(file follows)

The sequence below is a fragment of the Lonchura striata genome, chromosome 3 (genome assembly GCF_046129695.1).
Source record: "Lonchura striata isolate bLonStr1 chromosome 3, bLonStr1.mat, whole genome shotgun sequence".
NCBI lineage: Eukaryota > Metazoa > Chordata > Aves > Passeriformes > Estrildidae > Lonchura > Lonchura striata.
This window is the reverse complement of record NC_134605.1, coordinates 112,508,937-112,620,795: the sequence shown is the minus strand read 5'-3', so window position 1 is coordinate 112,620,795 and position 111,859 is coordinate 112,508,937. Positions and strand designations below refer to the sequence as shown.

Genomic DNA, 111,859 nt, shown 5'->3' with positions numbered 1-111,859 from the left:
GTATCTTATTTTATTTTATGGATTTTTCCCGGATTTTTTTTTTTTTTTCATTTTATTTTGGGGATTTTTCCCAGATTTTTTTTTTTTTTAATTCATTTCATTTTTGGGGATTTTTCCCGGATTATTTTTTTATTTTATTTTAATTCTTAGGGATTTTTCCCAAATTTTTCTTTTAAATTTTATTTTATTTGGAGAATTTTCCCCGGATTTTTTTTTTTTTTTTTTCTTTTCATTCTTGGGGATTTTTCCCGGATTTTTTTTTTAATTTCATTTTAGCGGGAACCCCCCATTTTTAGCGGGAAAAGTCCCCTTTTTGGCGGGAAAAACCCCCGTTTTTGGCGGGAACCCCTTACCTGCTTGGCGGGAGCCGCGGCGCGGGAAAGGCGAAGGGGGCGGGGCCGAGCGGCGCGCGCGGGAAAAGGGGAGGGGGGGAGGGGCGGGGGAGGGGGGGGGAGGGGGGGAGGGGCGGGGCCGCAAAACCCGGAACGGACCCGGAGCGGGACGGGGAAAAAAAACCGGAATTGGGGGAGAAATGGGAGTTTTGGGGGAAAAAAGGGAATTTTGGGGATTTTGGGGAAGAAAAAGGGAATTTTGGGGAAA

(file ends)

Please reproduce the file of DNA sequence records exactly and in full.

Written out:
The sequence below is a fragment of the Lonchura striata genome, chromosome 3 (genome assembly GCF_046129695.1).
Source record: "Lonchura striata isolate bLonStr1 chromosome 3, bLonStr1.mat, whole genome shotgun sequence".
NCBI lineage: Eukaryota > Metazoa > Chordata > Aves > Passeriformes > Estrildidae > Lonchura > Lonchura striata.
This window is the reverse complement of record NC_134605.1, coordinates 112,508,937-112,620,795: the sequence shown is the minus strand read 5'-3', so window position 1 is coordinate 112,620,795 and position 111,859 is coordinate 112,508,937. Positions and strand designations below refer to the sequence as shown.

Genomic DNA, 111,859 nt, shown 5'->3' with positions numbered 1-111,859 from the left:
GTATCTTATTTTATTTTATGGATTTTTCCCGGATTTTTTTTTTTTTTTCATTTTATTTTGGGGATTTTTCCCAGATTTTTTTTTTTTTTAATTCATTTCATTTTTGGGGATTTTTCCCGGATTATTTTTTTATTTTATTTTAATTCTTAGGGATTTTTCCCAAATTTTTCTTTTAAATTTTATTTTATTTGGAGAATTTTCCCCGGATTTTTTTTTTTTTTTTTTCTTTTCATTCTTGGGGATTTTTCCCGGATTTTTTTTTTAATTTCATTTTAGCGGGAACCCCCCATTTTTAGCGGGAAAAGTCCCCTTTTTGGCGGGAAAAACCCCCGTTTTTGGCGGGAACCCCTTACCTGCTTGGCGGGAGCCGCGGCGCGGGAAAGGCGAAGGGGGCGGGGCCGAGCGGCGCGCGCGGGAAAAGGGGAGGGGGGGAGGGGCGGGGGAGGGGGGGGGAGGGGGGGAGGGGCGGGGCCGCAAAACCCGGAACGGACCCGGAGCGGGACGGGGAAAAAAAACCGGAATTGGGGGAGAAATGGGAGTTTTGGGGGAAAAAAGGGAATTTTGGGGATTTTGGGGAAGAAAAAGGGAATTTTGGGGAAA